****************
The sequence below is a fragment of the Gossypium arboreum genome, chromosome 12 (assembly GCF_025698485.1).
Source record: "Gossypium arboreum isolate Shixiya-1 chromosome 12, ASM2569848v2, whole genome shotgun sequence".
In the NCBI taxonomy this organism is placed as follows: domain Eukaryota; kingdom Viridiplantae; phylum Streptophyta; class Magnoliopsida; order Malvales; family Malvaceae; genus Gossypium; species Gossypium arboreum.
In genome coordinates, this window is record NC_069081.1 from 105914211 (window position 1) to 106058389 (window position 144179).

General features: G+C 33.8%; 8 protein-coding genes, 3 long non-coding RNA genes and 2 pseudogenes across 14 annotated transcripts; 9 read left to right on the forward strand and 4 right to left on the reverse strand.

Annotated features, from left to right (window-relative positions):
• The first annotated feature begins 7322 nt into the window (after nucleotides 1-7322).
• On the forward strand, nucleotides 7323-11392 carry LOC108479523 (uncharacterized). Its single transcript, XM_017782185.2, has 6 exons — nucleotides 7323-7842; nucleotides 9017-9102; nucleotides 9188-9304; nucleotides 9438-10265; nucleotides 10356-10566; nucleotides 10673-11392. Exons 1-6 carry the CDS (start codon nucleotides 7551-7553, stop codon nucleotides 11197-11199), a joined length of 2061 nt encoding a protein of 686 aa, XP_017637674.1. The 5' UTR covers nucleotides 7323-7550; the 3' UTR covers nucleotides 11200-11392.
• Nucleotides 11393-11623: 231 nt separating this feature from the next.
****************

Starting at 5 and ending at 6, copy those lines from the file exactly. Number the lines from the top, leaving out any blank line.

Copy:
General features: G+C 33.8%; 8 protein-coding genes, 3 long non-coding RNA genes and 2 pseudogenes across 14 annotated transcripts; 9 read left to right on the forward strand and 4 right to left on the reverse strand.

Annotated features, from left to right (window-relative positions):